A Vichyssoise is a creamy potage of leek and potato traditionally served cold. This version is easy to make and can also be served piping hot.
Two things… First of all, the name of this Classic Soup is pronounced ‘Vishee-SWAAZZ’. Many North Americans pronounce it ‘Vishee-SWAH’, as though omitting the final consonant were the truly refined and properly Frenchified pronunciation. It isn’t.
Secondly, thick soups of pureed leek and potato have been around forever, but the version created in the early 20th Century and named ‘Vichyssoise’ has traditionally been served cold, often at very formal meals. Personally, I like this type of soup served nicely chilled, but I also love it served piping hot with crusty bread. In French cuisine, a hot ‘Vichyssoise’ would more properly be called a ‘Potage a la Parmentier’.
Of course, you could always just call it ‘Leek and Potato Soup’
By the way, the soup is apparently named after the town of Vichy in France, but it is also claimed that it was actually created by Louis Diat, a French chef at the Ritz-Carlton in New York City. The story has it that he began serving the soup cold during the summer of 1917 in order to help patrons stay cool on hot days. How much, if any of this, is true I do not know…
The Basic Method
Sautéing the Leek, Celery and Garlic in butter first helps bring out and blend their flavors. Onions are very common in most recipes for Vichyssoise, while celery is much less so. I have omitted onion as I think the Leeks and Garlic adequately represent the general Onion family, while the Celery is added as I think it nicely complements out the flavors of the other two aromatics.
It is essential you use a good quality Chicken Stock for making this dish. Here, a portion is used to simmer the Leeks, with peppercorns being added for further flavor. It will take an hour or so, but you need to simmer everything until the Leek, Celery and Garlic are really soft.
After the simmering is complete, the soup base is puréed (best done with a blender) and then passed through a wire strainer to remove any solids that might otherwise ruin the creamy texture of the finished soup.
That being said… if you plan to serve the soup hot, rather than cold, and you prefer a heartier, more rustic potage, then, by all means, omit the straining step and leave the goodness of the solids right where they are. In that case however, you should probably fish out the peppercorns.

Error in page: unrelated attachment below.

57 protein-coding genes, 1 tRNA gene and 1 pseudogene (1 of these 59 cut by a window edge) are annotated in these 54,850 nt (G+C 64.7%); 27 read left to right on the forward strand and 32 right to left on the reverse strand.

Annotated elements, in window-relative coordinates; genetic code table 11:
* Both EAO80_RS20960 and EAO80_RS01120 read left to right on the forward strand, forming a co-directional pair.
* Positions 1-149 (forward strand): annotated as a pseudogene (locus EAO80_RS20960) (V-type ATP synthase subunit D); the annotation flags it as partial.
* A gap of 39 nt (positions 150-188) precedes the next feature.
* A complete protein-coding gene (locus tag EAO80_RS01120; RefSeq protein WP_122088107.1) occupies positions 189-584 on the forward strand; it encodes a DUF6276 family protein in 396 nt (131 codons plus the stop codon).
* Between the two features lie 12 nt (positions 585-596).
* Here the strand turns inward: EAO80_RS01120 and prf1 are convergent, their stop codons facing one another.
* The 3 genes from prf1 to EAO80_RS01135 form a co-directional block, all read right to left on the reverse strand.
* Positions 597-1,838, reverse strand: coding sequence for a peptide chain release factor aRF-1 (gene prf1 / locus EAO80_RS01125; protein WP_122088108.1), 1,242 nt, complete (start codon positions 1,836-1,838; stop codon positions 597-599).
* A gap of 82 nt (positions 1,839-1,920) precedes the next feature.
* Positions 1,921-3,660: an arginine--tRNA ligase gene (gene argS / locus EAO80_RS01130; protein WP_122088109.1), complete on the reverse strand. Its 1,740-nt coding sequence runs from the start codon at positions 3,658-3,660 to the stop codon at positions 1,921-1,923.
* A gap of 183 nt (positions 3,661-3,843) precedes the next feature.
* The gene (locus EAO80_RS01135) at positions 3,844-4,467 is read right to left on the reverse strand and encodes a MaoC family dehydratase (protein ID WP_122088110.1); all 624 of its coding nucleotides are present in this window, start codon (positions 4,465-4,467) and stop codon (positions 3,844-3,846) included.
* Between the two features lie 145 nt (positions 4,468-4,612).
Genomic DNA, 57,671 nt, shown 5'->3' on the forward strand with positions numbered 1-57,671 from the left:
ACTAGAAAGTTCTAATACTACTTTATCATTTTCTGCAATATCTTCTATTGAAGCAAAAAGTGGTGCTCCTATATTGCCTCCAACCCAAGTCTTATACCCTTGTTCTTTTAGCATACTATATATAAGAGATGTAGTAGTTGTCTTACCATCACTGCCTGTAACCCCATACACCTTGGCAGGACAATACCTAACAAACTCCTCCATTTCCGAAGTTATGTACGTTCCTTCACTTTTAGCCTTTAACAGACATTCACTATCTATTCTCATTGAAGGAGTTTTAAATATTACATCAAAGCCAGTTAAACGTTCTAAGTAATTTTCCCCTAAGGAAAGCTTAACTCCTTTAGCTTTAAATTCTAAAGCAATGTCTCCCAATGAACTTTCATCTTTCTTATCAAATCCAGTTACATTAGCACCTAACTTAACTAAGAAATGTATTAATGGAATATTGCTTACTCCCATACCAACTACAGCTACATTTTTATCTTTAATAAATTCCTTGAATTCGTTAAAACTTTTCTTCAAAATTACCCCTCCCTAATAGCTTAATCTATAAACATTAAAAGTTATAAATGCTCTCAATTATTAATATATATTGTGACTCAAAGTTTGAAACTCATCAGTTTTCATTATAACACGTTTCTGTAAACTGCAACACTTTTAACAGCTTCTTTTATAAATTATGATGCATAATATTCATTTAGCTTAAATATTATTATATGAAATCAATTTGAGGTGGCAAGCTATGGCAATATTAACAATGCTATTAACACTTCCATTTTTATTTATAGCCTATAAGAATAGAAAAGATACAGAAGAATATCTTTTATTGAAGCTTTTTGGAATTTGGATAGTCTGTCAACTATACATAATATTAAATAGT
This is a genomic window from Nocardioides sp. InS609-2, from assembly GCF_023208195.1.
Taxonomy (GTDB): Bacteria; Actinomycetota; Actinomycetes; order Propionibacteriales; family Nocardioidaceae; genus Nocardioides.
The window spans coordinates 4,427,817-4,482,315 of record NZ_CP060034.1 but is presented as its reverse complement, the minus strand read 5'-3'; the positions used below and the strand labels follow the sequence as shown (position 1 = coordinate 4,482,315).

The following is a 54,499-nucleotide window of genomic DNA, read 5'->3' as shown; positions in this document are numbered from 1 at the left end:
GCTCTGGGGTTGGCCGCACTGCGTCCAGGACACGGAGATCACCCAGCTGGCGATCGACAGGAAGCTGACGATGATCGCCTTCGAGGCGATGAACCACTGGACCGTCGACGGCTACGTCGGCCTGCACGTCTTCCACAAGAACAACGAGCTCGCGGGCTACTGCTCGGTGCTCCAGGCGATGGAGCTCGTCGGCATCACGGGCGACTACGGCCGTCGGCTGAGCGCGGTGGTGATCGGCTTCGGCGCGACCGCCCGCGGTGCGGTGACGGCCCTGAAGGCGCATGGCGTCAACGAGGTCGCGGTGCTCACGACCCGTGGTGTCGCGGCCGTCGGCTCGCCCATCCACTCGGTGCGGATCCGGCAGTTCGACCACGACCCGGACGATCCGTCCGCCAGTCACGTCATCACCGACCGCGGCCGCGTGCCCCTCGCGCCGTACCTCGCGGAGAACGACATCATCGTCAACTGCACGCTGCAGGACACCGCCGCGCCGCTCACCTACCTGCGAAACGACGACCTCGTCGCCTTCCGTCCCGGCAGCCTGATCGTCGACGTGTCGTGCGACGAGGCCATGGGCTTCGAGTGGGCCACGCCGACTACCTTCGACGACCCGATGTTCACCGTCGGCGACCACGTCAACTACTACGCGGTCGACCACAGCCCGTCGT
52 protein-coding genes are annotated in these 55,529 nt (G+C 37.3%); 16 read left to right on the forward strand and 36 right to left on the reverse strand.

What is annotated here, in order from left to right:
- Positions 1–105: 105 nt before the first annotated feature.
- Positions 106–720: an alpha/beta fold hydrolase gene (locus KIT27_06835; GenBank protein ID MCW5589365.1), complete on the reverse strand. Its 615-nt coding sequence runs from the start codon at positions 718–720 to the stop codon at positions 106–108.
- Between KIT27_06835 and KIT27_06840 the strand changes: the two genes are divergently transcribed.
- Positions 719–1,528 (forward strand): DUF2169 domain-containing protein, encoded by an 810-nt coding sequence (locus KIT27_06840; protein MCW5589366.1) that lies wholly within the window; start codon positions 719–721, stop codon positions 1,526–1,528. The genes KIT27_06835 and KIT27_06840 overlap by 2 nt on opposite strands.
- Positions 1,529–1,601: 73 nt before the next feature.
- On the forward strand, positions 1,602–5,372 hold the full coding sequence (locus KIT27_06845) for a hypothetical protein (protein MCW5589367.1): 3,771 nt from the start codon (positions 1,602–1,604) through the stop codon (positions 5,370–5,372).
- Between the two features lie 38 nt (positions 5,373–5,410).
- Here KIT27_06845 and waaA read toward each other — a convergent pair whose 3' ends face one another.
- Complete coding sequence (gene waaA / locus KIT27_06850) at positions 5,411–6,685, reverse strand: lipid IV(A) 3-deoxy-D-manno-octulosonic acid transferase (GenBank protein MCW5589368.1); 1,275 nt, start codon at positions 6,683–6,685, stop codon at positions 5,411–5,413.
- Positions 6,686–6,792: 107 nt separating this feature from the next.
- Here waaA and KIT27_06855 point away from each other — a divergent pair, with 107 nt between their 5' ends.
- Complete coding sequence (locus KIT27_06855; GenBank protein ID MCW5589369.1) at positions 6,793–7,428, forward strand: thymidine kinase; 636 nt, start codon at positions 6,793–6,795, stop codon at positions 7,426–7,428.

After the initial puréeing and straining, the potatoes are added and everything is simmered once again. When the potatoes are falling apart, the soup is puréed a second time.
During the last part of the cooking process, the cream is added and the soup left to simmer gently for about twenty minutes or so to ‘cook off’ the raw cream taste. It is imperative, however, that you ensure the soup does not boil during this period as you will simply replace the raw cream taste with a scalded cream taste, which is not nice at all.
As we have noted, this soup is traditionally served cold. You can, of course, simply let it cool and serve it right away, but, as with other soups and stews, the result is best if it is allowed to chill overnight in the fridge so as to let the flavors marry. For garnish, you can use croutons, sprigs of parsley, or both (as I have done in the very first picture).
Your Recipe Card:
Vichyssoise – Cold Leek and Potato Soup
- 5 cups good Chicken Stock;
- 1 cup chopped Leek white and light green parts only;
- ½ cup chopped Celery try and include some leaves;
- 2 cloves of Garlic chopped;
- 4 tbsp. Butter;
- 1 pinch Salt plus more to taste;
- 1 tsp. Green Peppercorns Black is okay, too;
- 2 – 3 cups diced Potato;
- ¼ cup Cream.
- Melt the butter in a saucepan over moderate heat, add the leek, celery and garlic along with the pinch of salt and sauté until softened.
- Add 2 cups of the stock and the peppercorns and simmer, covered, for about an hour until the vegetables are really soft.
- Puree the soup using a food processor or hand blender and then pass the result through a wire strainer, discarding any solids.
- Add the remaining stock and the potatoes and continue to simmer for about 45 minutes or so until the potatoes are very soft and falling apart.
- Puree again and then add the cream. Simmer very gently for a further 15 or 20 minutes, making it does not boil, then taste and adjust for salt.
- Chill (ideally overnight) and serve, garnished with croutons, or as desired.